As an executive, you hold significant responsibility for your company, your employees, and your customers or clients– and your compensation package should reflect that.
If you were recently hired for an executive role and need help negotiating your executive compensation and benefits package, this guide is for you. Find seven of the most effective tips and strategies you can utilize below.
1. Identify Your Target Salary Range
Before you begin actively negotiating your executive compensation package, take some time to figure out your target base salary range. What is the absolute minimum you’re willing to accept, and what’s an ideal upper number you’d be happy to receive?
When identifying your target range, do some research to find out what other executives in your industry are earning. Consider the cost of living in your city and state as well to ensure you make enough to meet your basic needs, adequately support your family, etc.
2. Consider Necessary Extras
Your salary is only one part of your executive compensation package. Plenty of other elements comprise it, too, including company stock options, a business vehicle, insurance packages, loan forgiveness, relocation packages and a severance package should the company decide to terminate your employment. Some companies will offer assistance with listing and selling your home as a part of a relocation package while others will provide a lump sum payment to assist with your moving expenses. You may also be able to negotiate stock or options as a part of your compensation package along with the terms of when such options will vest or accelerate at separation. Pay close attention to the type of company you are joining to determine whether a change in control package would be appropriate and what circumstances would trigger that change in control.
Think carefully about the must-haves that you want included in your package — and get specific about what you actually want and need. The more specific you can be at this point, the easier it will be to ensure you’re being treated fairly later.
3. Wait to Discuss Your Salary Requirements
It might be tempting to jump straight into your salary requirements during the interview process. However, it’s best to wait to discuss those requirements until after you have A) thoroughly explained what you bring to the table and why you’re qualified for the job and B) actually received a job offer.
There will be plenty of time to negotiate your compensation and benefits package. During the interview, the main focus should be on why the company ought to choose you over the other candidates.
4. Wait for the Company’s Offer
Following up on Tip #3, wait for the company’s offer before you begin the negotiation process. If you wait for their offer, you have more information to work with.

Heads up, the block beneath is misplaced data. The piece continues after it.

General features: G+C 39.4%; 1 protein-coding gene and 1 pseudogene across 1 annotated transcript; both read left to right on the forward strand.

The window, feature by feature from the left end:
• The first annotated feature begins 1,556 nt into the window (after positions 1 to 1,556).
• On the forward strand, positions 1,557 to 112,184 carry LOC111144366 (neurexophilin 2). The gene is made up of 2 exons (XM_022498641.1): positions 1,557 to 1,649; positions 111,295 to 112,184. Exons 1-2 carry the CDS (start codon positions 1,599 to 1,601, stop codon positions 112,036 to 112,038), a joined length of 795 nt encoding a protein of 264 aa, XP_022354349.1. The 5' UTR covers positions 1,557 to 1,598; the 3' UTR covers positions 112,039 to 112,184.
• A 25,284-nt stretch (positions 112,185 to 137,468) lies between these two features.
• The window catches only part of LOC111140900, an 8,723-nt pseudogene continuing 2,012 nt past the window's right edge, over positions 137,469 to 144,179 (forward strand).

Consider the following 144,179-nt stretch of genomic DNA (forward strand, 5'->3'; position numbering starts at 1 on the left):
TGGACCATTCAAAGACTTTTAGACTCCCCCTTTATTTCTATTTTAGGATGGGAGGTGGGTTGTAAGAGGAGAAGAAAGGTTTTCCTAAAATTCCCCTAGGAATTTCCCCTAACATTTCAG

For example, you might find that the company’s starting salary offer is far higher than the upper limit of your preferred salary range but that the other benefits you are looking for are missing This gives you room to negotiate even though the base salary is more than your expected.
If you didn’t wait for this information to come through, you might end up asking for far less than the company was willing to pay you — and you likely would have gotten that salary, meaning you’d be paid far less than you deserved.
5. Highlight and Quantify the Value You Provide
During the negotiation process, look for opportunities to highlight and quantify the value you bring to the company. For example, you might reference past successes in other roles and how much money you saved a previous employer, the specific percentage by which you raised revenue, etc.
When you quantify your value in this way, it’s easier for the hiring committee to see why they should pay you the amount you’re requesting.
6. Request a Copy of the Plan
Always request a copy of the compensation and benefits plan and review it before signing. This review helps you ensure you know exactly what you’re agreeing to, gives you a chance to correct any mistakes, and will save you from unpleasant surprises later on.
7. Work with an Executive Compensation Lawyer
Remember that you don’t have to navigate the executive compensation package negotiation process by yourself. Consider hiring an executive compensation attorney to assist you.
Working with an executive compensation attorney provides you with extra support during this potentially difficult and time-consuming process. An attorney will also help you understand all the elements of your compensation package and ensure you and the company come to an agreement that is mutually beneficial.
Negotiating executive compensation packages can be overwhelming and intimidating. Follow the tips outlined in this guide, though, and you’ll have an easier time asking for what you’re worth and setting yourself up to be paid fairly.
Remember that it’s helpful to have professional support during this process guiding you from the background on each decision and negotiation. If you’re unsure of where to begin or just need additional assistance, consider partnering with an executive compensation lawyer during negotiations.
The Hamilton Law Firm can help in these matters. Please reach out to schedule an executive compensation consultation.